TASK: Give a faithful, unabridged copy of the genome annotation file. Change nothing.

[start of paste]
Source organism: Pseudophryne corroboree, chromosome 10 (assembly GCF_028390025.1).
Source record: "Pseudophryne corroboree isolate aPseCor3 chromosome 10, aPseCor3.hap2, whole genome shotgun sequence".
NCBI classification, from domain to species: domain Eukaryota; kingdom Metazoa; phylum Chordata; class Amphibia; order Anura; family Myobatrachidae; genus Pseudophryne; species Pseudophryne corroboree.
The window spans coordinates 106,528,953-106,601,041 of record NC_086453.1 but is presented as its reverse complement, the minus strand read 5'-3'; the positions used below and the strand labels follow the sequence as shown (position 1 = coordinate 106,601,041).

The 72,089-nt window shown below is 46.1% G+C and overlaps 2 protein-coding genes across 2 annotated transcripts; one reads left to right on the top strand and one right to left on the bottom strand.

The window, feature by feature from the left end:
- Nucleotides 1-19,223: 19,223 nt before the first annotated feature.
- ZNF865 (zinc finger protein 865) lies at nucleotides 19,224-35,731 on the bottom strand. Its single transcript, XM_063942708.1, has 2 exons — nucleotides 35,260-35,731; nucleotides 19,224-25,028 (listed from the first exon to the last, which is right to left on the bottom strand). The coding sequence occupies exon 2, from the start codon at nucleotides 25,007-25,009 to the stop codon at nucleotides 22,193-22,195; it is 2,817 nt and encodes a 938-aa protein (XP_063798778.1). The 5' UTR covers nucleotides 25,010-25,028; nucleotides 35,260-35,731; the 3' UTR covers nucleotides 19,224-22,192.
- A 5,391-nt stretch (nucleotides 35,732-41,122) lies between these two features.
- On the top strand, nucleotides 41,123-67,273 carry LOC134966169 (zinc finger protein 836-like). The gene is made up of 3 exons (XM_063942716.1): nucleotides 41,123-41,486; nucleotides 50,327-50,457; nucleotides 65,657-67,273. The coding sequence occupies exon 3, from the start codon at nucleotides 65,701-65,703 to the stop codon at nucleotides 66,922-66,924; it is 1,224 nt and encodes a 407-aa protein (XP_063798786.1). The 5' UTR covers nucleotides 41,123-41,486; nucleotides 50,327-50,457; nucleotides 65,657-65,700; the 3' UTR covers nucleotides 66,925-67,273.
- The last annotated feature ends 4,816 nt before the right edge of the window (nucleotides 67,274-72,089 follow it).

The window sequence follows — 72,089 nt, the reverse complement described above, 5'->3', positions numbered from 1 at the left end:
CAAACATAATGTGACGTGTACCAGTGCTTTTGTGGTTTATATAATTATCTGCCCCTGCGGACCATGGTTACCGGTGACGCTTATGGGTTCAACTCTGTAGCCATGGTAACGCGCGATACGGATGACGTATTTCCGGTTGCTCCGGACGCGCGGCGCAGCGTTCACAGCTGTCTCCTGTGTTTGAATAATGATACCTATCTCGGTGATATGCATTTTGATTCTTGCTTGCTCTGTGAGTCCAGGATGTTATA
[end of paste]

Source organism: Pseudophryne corroboree, chromosome 10 (assembly GCF_028390025.1).
Source record: "Pseudophryne corroboree isolate aPseCor3 chromosome 10, aPseCor3.hap2, whole genome shotgun sequence".
NCBI classification, from domain to species: domain Eukaryota; kingdom Metazoa; phylum Chordata; class Amphibia; order Anura; family Myobatrachidae; genus Pseudophryne; species Pseudophryne corroboree.
The window spans coordinates 106,528,953-106,601,041 of record NC_086453.1 but is presented as its reverse complement, the minus strand read 5'-3'; the positions used below and the strand labels follow the sequence as shown (position 1 = coordinate 106,601,041).

The 72,089-nt window shown below is 46.1% G+C and overlaps 2 protein-coding genes across 2 annotated transcripts; one reads left to right on the top strand and one right to left on the bottom strand.

The window, feature by feature from the left end:
- Nucleotides 1-19,223: 19,223 nt before the first annotated feature.
- ZNF865 (zinc finger protein 865) lies at nucleotides 19,224-35,731 on the bottom strand. Its single transcript, XM_063942708.1, has 2 exons — nucleotides 35,260-35,731; nucleotides 19,224-25,028 (listed from the first exon to the last, which is right to left on the bottom strand). The coding sequence occupies exon 2, from the start codon at nucleotides 25,007-25,009 to the stop codon at nucleotides 22,193-22,195; it is 2,817 nt and encodes a 938-aa protein (XP_063798778.1). The 5' UTR covers nucleotides 25,010-25,028; nucleotides 35,260-35,731; the 3' UTR covers nucleotides 19,224-22,192.
- A 5,391-nt stretch (nucleotides 35,732-41,122) lies between these two features.
- On the top strand, nucleotides 41,123-67,273 carry LOC134966169 (zinc finger protein 836-like). The gene is made up of 3 exons (XM_063942716.1): nucleotides 41,123-41,486; nucleotides 50,327-50,457; nucleotides 65,657-67,273. The coding sequence occupies exon 3, from the start codon at nucleotides 65,701-65,703 to the stop codon at nucleotides 66,922-66,924; it is 1,224 nt and encodes a 407-aa protein (XP_063798786.1). The 5' UTR covers nucleotides 41,123-41,486; nucleotides 50,327-50,457; nucleotides 65,657-65,700; the 3' UTR covers nucleotides 66,925-67,273.
- The last annotated feature ends 4,816 nt before the right edge of the window (nucleotides 67,274-72,089 follow it).

The window sequence follows — 72,089 nt, the reverse complement described above, 5'->3', positions numbered from 1 at the left end:
CAAACATAATGTGACGTGTACCAGTGCTTTTGTGGTTTATATAATTATCTGCCCCTGCGGACCATGGTTACCGGTGACGCTTATGGGTTCAACTCTGTAGCCATGGTAACGCGCGATACGGATGACGTATTTCCGGTTGCTCCGGACGCGCGGCGCAGCGTTCACAGCTGTCTCCTGTGTTTGAATAATGATACCTATCTCGGTGATATGCATTTTGATTCTTGCTTGCTCTGTGAGTCCAGGATGTTATA